The only policy decision that the SNP would be able to make with the devolution of tax credits that they could not make with their other welfare powers would be to cut the tax credits of people by more than George Osborne has. I doubt they plan to do this. If we were to be charitable, they may wish to taper tax credits more aggressively at the top of the income scale to protect those lower down. This would be a potentially welcome change, but the cynic in me suggests that is not their intention at all.
What this is endemic of is a desire by the SNP to keep the public debate in Scotland away from actual politics and policy decisions and into the realm of constitutional politics. Any situation where the SNP could mitigate the worst excesses of Westminster policy, but at a price, is distracted from by saying Scotland wouldn't have these tough decisions to make if only we had more powers.
The problem is, with powers comes responsibility. There may be perfectly sound reasons for saying that Scotland should control its own tax credits system. What is needed beyond that, though, is a government that is super clear on the detail about which winners and losers they would pick instead of the approach of the Westminster Government. The SNP want Scots to believe that they can fix all of the problems of Osborne's cuts without any of the drawbacks.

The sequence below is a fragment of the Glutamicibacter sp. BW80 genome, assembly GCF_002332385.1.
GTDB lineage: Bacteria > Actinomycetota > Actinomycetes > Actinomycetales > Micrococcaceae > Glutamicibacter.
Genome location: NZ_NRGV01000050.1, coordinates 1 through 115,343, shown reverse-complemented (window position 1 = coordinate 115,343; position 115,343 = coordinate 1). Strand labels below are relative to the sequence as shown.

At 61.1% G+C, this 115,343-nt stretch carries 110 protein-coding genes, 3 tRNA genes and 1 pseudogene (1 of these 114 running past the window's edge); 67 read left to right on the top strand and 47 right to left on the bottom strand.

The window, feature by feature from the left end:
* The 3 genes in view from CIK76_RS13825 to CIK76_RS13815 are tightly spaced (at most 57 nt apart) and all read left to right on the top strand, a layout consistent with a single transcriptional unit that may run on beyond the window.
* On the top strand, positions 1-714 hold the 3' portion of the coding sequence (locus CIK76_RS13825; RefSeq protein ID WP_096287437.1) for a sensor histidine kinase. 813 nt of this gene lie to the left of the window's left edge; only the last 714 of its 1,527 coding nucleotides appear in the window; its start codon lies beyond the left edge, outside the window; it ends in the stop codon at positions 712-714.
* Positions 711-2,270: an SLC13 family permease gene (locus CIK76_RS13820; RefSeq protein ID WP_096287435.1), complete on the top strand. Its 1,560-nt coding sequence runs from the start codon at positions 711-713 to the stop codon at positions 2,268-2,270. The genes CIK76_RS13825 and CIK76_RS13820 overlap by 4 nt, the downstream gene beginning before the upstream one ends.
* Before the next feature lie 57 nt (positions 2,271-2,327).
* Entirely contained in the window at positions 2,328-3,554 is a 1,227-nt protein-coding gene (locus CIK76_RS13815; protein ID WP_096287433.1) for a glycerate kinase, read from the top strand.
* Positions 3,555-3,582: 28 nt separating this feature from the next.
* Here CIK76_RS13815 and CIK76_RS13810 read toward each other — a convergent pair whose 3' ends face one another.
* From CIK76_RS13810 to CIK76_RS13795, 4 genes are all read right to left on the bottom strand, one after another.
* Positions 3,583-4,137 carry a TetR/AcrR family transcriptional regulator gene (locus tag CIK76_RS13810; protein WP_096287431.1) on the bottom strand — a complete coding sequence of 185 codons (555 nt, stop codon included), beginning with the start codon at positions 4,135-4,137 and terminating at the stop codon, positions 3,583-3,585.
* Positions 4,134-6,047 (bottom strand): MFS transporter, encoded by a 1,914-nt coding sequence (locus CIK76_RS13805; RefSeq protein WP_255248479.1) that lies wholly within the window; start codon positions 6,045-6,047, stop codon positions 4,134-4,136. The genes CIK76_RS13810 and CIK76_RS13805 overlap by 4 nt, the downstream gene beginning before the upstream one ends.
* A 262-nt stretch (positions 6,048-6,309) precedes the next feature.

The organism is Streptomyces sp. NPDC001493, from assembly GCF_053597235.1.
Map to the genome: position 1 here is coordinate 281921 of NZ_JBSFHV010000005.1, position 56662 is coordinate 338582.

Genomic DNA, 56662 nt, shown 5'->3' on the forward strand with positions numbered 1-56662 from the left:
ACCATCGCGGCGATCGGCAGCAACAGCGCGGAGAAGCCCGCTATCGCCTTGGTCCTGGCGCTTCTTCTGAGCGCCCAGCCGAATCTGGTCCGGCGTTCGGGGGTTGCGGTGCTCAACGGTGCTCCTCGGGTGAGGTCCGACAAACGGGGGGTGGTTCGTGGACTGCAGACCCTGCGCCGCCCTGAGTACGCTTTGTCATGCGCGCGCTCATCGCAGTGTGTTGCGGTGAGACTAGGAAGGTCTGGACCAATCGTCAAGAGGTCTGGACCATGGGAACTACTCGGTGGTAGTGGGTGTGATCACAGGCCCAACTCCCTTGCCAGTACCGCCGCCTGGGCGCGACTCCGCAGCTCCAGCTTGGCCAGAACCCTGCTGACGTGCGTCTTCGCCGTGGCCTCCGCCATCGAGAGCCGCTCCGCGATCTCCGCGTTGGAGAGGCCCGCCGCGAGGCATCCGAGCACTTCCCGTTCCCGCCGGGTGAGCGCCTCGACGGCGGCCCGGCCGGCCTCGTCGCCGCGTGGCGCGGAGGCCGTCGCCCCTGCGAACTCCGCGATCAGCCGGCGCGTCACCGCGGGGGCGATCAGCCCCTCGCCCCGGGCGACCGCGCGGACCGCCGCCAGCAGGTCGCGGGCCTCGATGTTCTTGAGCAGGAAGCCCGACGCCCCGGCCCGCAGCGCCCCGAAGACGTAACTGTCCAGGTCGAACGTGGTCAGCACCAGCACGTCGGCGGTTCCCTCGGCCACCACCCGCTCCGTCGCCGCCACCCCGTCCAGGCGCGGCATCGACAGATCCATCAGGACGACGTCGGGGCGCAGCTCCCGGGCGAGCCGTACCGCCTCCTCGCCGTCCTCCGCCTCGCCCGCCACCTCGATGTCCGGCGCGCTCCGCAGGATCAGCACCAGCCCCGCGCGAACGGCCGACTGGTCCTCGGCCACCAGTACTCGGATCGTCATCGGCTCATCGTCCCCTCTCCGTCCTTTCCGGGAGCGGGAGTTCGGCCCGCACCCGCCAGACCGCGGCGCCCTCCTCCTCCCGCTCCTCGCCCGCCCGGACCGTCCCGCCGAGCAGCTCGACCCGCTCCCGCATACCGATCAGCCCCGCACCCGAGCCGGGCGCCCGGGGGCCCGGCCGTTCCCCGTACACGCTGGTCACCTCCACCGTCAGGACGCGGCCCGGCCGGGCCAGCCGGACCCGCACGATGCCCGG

It speaks to a more fundamental characteristic of the way the SNP have governed Scotland in the last 8 years. They seem afraid to actually use Scotland's powers to try new things when it comes to deciding how we spend our money. Where they have made public sector reform, it's been to centralise, rather than to look under the hood. The danger is that if they use the powers and it works well, it risks showing Scotland that it literally can have the best of both worlds: policy better suited to its own needs while sharing resources and schemes where it is expedient to do so with the rest of the UK. Using the powers now also risks exposing the fact that the SNP have let a lot of things stagnate in Scottish society where they had the power to be radical. That rather undermines the rhetoric and rose-tinted vision of the utopian independence-based alternative.
The debate has to move on now. The Scottish Parliament has extensive powers. Sure it's not as powerful as I'd like it to be. But it has more than enough to get started. If the SNP really are right and these powers don't help Scotland: prove it. Try something new and then come back if it doesn't work. But this Scottish Government and many of its supporters are increasingly sounding like the petulant child that complains they got a red Power Ranger instead of a green one. You've got a Power Ranger. You can play with it or you can sulk.